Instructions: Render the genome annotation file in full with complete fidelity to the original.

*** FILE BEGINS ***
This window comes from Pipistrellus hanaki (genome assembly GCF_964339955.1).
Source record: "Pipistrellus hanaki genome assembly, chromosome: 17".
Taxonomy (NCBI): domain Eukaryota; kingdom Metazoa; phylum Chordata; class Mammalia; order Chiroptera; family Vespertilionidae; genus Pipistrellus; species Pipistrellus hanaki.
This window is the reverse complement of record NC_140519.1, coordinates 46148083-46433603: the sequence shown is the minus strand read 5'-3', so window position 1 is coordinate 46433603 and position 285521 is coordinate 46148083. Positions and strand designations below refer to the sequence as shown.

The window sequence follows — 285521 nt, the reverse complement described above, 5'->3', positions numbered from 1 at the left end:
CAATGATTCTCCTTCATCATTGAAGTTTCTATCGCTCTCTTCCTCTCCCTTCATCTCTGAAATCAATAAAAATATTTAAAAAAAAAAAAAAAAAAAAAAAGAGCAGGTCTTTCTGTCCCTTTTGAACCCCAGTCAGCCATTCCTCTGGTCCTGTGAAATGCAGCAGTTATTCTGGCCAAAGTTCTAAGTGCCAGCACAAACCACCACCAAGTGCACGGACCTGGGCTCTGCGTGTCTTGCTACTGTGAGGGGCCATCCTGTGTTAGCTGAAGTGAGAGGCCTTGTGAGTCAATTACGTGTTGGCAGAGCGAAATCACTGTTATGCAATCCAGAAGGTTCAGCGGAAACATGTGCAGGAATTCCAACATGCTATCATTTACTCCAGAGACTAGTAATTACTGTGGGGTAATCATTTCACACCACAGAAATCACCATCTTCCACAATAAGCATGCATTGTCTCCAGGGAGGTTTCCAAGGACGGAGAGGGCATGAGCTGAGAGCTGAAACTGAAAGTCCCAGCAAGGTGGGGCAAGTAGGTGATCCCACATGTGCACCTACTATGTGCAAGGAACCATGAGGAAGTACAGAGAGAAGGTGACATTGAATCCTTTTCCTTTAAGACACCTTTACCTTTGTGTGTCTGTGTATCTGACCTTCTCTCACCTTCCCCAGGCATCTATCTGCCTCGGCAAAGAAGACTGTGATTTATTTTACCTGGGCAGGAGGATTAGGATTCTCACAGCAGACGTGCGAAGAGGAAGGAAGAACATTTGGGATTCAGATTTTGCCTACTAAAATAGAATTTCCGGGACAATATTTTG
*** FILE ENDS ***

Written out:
This window comes from Pipistrellus hanaki (genome assembly GCF_964339955.1).
Source record: "Pipistrellus hanaki genome assembly, chromosome: 17".
Taxonomy (NCBI): domain Eukaryota; kingdom Metazoa; phylum Chordata; class Mammalia; order Chiroptera; family Vespertilionidae; genus Pipistrellus; species Pipistrellus hanaki.
This window is the reverse complement of record NC_140519.1, coordinates 46148083-46433603: the sequence shown is the minus strand read 5'-3', so window position 1 is coordinate 46433603 and position 285521 is coordinate 46148083. Positions and strand designations below refer to the sequence as shown.

The window sequence follows — 285521 nt, the reverse complement described above, 5'->3', positions numbered from 1 at the left end:
CAATGATTCTCCTTCATCATTGAAGTTTCTATCGCTCTCTTCCTCTCCCTTCATCTCTGAAATCAATAAAAATATTTAAAAAAAAAAAAAAAAAAAAAAAGAGCAGGTCTTTCTGTCCCTTTTGAACCCCAGTCAGCCATTCCTCTGGTCCTGTGAAATGCAGCAGTTATTCTGGCCAAAGTTCTAAGTGCCAGCACAAACCACCACCAAGTGCACGGACCTGGGCTCTGCGTGTCTTGCTACTGTGAGGGGCCATCCTGTGTTAGCTGAAGTGAGAGGCCTTGTGAGTCAATTACGTGTTGGCAGAGCGAAATCACTGTTATGCAATCCAGAAGGTTCAGCGGAAACATGTGCAGGAATTCCAACATGCTATCATTTACTCCAGAGACTAGTAATTACTGTGGGGTAATCATTTCACACCACAGAAATCACCATCTTCCACAATAAGCATGCATTGTCTCCAGGGAGGTTTCCAAGGACGGAGAGGGCATGAGCTGAGAGCTGAAACTGAAAGTCCCAGCAAGGTGGGGCAAGTAGGTGATCCCACATGTGCACCTACTATGTGCAAGGAACCATGAGGAAGTACAGAGAGAAGGTGACATTGAATCCTTTTCCTTTAAGACACCTTTACCTTTGTGTGTCTGTGTATCTGACCTTCTCTCACCTTCCCCAGGCATCTATCTGCCTCGGCAAAGAAGACTGTGATTTATTTTACCTGGGCAGGAGGATTAGGATTCTCACAGCAGACGTGCGAAGAGGAAGGAAGAACATTTGGGATTCAGATTTTGCCTACTAAAATAGAATTTCCGGGACAATATTTTG